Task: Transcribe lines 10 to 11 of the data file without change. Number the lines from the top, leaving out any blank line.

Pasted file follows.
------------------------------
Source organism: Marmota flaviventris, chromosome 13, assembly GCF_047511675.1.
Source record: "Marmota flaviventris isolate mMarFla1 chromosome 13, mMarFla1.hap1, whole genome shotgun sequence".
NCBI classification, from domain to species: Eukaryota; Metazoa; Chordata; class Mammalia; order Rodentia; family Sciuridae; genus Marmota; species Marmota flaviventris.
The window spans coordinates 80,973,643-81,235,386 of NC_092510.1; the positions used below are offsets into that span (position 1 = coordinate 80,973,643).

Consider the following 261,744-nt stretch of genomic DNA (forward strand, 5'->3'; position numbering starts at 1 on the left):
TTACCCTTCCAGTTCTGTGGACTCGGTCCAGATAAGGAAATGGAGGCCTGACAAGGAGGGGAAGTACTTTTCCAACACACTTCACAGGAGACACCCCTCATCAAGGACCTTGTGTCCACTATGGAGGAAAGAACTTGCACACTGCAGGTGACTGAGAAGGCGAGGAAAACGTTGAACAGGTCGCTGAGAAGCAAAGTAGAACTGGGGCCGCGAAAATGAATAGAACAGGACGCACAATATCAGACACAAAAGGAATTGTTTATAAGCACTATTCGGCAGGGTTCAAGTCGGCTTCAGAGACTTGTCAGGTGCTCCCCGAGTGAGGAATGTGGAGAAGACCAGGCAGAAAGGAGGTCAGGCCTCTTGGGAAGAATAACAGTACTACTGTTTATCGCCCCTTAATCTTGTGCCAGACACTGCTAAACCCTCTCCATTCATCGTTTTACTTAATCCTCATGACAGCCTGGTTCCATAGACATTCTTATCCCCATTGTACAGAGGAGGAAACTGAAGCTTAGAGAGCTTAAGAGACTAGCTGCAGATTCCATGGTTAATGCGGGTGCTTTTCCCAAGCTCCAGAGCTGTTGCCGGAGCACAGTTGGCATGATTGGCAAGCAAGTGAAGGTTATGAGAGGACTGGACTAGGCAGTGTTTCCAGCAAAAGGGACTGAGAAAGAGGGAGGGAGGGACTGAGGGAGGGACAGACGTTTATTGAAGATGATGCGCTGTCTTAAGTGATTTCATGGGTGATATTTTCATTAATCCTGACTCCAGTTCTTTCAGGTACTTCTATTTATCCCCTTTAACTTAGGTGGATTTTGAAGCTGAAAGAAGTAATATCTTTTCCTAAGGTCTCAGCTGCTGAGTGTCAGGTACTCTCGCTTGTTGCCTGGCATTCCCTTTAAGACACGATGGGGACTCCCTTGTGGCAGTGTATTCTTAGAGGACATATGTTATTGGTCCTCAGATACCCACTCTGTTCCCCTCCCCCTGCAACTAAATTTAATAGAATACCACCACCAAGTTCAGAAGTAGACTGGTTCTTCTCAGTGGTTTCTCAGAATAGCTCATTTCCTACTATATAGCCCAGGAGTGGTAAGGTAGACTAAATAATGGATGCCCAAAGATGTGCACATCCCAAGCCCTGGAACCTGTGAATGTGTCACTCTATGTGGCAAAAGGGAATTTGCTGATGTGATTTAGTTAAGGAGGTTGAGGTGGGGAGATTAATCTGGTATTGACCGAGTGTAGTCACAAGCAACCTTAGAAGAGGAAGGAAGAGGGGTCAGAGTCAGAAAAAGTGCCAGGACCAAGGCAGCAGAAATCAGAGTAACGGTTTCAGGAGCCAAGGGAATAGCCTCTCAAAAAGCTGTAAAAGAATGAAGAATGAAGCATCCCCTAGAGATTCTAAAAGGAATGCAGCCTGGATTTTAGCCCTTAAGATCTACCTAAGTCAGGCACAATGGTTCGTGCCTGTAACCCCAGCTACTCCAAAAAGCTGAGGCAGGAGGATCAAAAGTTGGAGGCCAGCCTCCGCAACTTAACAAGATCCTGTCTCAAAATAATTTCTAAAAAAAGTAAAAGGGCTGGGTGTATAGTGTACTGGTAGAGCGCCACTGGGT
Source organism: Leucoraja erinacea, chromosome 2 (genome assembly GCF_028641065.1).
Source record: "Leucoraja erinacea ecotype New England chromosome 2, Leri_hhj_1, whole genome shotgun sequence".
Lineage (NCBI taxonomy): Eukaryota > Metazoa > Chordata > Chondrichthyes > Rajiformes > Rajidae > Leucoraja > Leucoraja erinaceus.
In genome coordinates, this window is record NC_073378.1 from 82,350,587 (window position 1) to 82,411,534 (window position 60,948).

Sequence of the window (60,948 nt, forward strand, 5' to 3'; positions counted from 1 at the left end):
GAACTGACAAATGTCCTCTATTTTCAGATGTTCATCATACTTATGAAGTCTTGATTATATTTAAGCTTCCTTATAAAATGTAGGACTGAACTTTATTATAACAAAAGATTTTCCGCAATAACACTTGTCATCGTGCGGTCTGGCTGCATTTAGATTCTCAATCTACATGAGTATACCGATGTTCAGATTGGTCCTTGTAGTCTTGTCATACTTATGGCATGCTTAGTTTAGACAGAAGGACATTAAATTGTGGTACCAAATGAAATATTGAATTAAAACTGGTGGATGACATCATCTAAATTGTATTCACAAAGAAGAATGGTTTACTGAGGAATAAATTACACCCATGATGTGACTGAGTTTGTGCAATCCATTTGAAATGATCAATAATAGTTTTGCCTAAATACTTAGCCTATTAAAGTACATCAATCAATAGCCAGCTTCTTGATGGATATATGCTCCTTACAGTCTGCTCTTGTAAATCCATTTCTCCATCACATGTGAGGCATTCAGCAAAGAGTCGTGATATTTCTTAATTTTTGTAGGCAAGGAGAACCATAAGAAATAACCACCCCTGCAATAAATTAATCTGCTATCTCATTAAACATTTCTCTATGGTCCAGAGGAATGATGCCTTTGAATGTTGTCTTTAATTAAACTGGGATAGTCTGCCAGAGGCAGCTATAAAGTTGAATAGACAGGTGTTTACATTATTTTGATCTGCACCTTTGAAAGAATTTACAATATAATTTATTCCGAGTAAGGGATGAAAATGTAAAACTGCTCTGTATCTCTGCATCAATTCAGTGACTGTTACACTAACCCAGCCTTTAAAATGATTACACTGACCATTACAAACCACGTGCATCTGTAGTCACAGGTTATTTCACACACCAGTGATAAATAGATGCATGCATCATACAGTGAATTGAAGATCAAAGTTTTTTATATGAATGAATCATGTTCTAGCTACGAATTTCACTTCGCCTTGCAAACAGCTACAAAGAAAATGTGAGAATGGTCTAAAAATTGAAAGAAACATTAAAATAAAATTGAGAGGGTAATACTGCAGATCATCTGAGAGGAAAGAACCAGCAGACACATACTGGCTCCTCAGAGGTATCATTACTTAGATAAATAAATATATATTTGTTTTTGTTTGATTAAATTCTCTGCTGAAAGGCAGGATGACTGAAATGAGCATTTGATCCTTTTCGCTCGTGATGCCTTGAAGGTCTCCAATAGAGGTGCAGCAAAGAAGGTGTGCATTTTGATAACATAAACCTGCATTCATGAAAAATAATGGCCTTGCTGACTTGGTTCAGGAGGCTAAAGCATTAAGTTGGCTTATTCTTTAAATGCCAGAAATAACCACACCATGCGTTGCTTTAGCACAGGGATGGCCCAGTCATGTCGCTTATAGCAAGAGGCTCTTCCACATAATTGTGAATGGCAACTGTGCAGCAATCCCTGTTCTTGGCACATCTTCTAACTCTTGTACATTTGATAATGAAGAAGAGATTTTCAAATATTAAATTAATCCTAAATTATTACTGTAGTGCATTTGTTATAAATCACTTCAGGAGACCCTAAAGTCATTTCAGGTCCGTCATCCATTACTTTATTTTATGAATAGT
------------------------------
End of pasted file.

In genome coordinates, this window is record NC_073378.1 from 82,350,587 (window position 1) to 82,411,534 (window position 60,948).

Sequence of the window (60,948 nt, forward strand, 5' to 3'; positions counted from 1 at the left end):